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Ethics in Psychological Research APA Paper

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Running head: ETHICS IN PSYCHOLOGICAL RESEARCH 1 Ethics in Psychological Research University of Phoenix February 1, 2010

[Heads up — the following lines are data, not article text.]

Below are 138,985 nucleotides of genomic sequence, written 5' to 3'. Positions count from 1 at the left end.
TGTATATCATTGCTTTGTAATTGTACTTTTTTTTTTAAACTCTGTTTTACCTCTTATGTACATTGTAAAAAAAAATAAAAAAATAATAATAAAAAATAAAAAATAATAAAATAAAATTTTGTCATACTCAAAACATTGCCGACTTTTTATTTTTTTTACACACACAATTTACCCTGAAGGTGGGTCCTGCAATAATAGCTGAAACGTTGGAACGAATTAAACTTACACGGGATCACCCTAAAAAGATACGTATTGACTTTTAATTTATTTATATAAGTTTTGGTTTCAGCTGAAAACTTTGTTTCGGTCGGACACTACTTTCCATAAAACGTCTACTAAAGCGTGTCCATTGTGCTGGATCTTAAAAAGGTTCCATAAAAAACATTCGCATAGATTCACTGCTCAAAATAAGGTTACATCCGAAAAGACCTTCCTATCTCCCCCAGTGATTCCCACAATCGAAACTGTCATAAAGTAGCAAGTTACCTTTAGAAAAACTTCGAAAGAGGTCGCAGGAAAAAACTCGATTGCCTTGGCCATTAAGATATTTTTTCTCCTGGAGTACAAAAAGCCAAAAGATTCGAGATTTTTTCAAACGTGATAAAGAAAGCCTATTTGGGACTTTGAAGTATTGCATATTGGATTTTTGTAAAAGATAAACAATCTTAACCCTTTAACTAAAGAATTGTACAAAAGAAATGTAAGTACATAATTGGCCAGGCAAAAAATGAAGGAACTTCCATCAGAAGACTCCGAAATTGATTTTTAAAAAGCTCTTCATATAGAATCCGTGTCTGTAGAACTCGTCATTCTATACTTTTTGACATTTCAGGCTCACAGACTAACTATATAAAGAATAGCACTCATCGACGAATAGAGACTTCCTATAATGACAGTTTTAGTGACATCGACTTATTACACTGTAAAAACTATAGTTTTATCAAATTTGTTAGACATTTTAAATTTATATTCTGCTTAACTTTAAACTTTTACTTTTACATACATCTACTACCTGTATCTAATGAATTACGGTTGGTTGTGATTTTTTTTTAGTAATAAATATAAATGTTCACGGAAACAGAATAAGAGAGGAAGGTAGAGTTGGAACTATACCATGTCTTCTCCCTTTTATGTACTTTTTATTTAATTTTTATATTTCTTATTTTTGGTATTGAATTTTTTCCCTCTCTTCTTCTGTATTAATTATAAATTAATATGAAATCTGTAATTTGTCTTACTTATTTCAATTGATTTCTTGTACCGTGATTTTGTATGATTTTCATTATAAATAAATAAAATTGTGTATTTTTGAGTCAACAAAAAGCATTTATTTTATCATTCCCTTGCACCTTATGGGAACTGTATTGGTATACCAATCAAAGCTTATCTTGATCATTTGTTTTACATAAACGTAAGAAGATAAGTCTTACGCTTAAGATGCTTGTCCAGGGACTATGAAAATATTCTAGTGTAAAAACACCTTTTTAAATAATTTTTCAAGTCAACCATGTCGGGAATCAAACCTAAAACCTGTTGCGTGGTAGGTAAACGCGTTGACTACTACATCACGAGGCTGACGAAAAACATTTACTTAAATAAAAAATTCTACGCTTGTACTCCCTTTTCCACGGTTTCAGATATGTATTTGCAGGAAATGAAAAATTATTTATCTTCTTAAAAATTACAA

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Ethics in Psychological Research “Educational researchers have good intentions, but if they are not careful, their studies can place individuals in situations that involve risk” (Gall, Gall, & Borg, 1996). Data collection, and analysis, subject selection, research procedure, credibility of the researcher and the worth of the study is all ethical issues. Often researchers are the victims of poor planning or inexperience and their subjects suffer for it. This paper will define ethics, will discuss the concept of risk/benefit ratio, and it will analyze the ethical principles of research on the most vulnerable populations. Finally it will discuss the value of informed consent and its effect on psychological research. Subject selection has been an ethical concern for researchers. Proper procedure calls for subject selection to be equitable, fair, and random. It has been noted that in more than one instance this has not been the case. Researchers are ethically obligated to describe the research procedures clearly, identify any aspects of the study that may influence individual’s willingness to participate, and answer any questions participants have about the research. True informed consent cannot be obtained from certain individuals, such as the mentally impaired or emotionally disturbed, young children, and those who have limited ability to understand the nature of research and the possible risks. In these cases, however, formal informed consent must be obtained from the participants’ parents or legal guardians. Whenever possible, however, “assent,” that is, an expressed willingness to participate, should always be obtained from the participants themselves. Research studies that use human beings as subjects must adhere to a series of federal regulations that safeguard the people involved. When deciding if a given study should go forward, decision-makers must weigh the potential benefits of the study against any harm the study may cause to its subjects. This is particularly difficult in studies that feature
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